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Alfred Branchett was the son of William and Phoebe Branchett of High Street, Boughton. He was reported missing on 18 November 1916, the last day of the Battle of the Somme, but his parents did not receive official notification of his death until six months later.
In the 1911 census, Alfred Phillips Branchett, was aged 14 and working as a grocer’s boy. Four years later, aged 18, he enlisted (on 5 December 1914), with the Royal East Kent Mounted Rifles (Duke of Connaught's Own), an old-established Yeomanry Regiment.
He did embodied (full-time) service, in this country until 21 September 1916, when he was posted to the British Base Depot in France. He arrived at the Infantry base near Etaples the following day. He was then transferred to the East Kent Regiment, The Buffs. Less than two months later, he was killed in action, on 18 November 1916.
Alfred Branchett was a painter by trade and was a member of the Boughton Division of the St. John’s Ambulance Brigade. He was also a Sunday school teacher at the Primitive Methodist Chapel, Boughton.
Private Branchett is remembered with honour at Regina Trench Cemetery, Grandcourt, Somme, France, where his grave reference is IX. A. 15, and at the War Memorial at St. Barnabas Church, Boughton.
Photos - Owen
Regina Trench Cemetery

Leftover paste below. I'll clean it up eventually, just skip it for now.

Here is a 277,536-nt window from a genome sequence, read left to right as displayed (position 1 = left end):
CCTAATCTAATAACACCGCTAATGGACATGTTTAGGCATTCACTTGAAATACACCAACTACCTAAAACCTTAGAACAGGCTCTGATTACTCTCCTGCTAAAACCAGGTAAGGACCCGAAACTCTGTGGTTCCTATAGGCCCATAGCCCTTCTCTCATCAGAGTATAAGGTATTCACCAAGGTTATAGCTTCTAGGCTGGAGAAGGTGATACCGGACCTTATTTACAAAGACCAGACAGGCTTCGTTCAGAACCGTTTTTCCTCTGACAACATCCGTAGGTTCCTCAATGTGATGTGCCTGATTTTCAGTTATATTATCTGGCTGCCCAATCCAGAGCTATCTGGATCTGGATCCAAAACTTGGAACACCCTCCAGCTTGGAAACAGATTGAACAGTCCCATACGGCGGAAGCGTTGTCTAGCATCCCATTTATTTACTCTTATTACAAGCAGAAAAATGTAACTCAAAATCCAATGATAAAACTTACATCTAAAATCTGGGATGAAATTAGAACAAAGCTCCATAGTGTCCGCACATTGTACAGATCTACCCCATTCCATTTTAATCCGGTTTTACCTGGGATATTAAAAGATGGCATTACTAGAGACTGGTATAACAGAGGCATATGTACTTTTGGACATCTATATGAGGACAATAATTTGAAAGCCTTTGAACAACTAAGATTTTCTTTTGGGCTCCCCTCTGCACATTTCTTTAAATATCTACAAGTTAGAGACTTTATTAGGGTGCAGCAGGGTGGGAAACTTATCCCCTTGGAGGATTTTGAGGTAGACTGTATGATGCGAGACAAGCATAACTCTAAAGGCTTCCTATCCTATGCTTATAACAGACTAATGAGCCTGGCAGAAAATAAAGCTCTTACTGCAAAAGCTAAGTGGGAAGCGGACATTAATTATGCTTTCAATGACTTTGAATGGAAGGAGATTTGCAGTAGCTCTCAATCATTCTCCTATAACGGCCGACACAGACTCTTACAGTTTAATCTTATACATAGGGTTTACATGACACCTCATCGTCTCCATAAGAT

National Archives in association with Ancestry.com. 1901 and 1911 England census database.
Commonwealth War Graves Commission website: CWGC.org
Faversham and North Kent News
War Diary of the 7th Buffs Battalion
War Diary of the Canadian 4th Division
The Battle of the Somme started on 1 July 1916 when thirteen divisions of Commonwealth forces, supported by a French attack to the south, launched an offensive.The attack met unexpectedly fierce resistance, losses were catastrophic and the initial attack was a failure.
In the following weeks, huge resources of manpower and equipment were deployed. However the German Army resisted tenaciously and repeated attacks and counter attacks meant a major battle for every village, copse and farmhouse gained. Attacks continued throughout October and into November in increasingly difficult weather conditions. The chalky mud of the Somme area turned into a glutinous slime, and the onset of winter finally brought the allied offensive to a halt.